US Ambassador to the United Nations Nikki Haley on Sunday cited "the will of the American people" in defending President Donald Trump's decision to recognize Jerusalem as Israel's capital and move the US Embassy there.
"I know that he was elected", Haley said, "but, you know, women should always feel comfortable coming forward. And I think we heard from them prior to the election", Ms Haley said in an appearance on current affairs TV programme Face the Nation. "They get to talk about how they want to see Jerusalem going forward", she said. "And I think any woman who has felt violated or felt mistreated in any way, they have every right to speak up".
Trump was elected to the highest office despite a flurry of women accusing the NY billionaire of sexual misconduct and Trump himself boasting about grabbing women's genitals on an "Access Hollywood" tape. "Given that consciousness, how do you think people should assess the accusers of the president?"
Responding to a question on the Arab League, she said the USA had a lot more in common with the grouping than they have ever had before.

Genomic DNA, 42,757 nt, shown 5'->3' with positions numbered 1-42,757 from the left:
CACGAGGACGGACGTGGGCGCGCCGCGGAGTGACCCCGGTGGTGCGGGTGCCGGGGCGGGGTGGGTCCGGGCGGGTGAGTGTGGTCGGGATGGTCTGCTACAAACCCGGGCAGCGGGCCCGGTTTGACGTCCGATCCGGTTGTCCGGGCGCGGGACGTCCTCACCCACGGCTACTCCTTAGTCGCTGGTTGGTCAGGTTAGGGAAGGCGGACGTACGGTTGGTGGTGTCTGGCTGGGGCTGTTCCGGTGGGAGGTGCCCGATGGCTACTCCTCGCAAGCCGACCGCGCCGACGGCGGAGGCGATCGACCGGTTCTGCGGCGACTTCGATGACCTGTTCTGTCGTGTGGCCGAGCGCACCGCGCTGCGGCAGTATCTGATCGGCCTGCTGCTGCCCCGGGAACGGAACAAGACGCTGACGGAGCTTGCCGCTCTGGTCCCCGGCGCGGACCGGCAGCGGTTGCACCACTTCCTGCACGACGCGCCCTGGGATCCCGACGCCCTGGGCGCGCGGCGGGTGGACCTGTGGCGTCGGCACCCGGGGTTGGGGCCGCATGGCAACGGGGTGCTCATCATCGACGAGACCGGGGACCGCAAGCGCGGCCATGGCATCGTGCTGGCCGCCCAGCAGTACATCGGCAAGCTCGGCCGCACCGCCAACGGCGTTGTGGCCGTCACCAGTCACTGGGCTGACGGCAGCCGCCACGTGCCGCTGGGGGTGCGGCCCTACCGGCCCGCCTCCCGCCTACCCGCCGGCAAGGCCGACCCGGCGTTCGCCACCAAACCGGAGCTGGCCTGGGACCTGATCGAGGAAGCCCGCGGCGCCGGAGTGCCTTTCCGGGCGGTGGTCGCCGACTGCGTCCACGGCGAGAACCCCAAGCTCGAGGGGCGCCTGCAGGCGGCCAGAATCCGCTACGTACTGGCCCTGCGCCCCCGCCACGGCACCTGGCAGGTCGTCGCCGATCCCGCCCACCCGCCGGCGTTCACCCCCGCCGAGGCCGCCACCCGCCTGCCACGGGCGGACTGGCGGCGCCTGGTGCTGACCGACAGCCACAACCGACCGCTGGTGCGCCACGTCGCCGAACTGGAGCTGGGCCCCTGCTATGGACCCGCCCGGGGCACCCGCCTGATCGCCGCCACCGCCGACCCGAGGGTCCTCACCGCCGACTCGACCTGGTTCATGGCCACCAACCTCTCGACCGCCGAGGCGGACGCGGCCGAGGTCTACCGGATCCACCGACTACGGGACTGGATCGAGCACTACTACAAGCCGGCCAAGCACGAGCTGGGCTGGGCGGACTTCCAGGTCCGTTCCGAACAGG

She was responding to a question on those women who have made similar accusation against Trump during his election campaign.
"Last week, during a press conference in the Rose Garden, the president called these accusations "fake news, '" CBS News" Jacqueline Alemany asked White House press secretary Sarah Huckabee Sanders.
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The team wont move from North Carolina, commissioner Gary Bettman said. The Eastern Conference has one more team than the Western Conference.
Many leaders in the region warned that the recognition of Jerusalem as Israel's capital would derail the process, but Haley said Wednesday Trump intentionally did not weigh in on the border and boundaries of the capital so as to not decide who controls the eastern portion of the city.
"I am incredibly proud of the women who have come forward".
"He had the courage to show it and I think a lot of Americans are having a huge sigh of relief because of it".
While the latest move by the administration may impact the Israeli-Palestinian peace process, as Vice President Mike Pence prepares to visit the Middle East, Haley maintains that "both sides" will come to table and "decide what they think Jerusalem should look like". Trump was subpoenaed for that lawsuit earlier this year.
Emily Cochrane is a New York Times writer.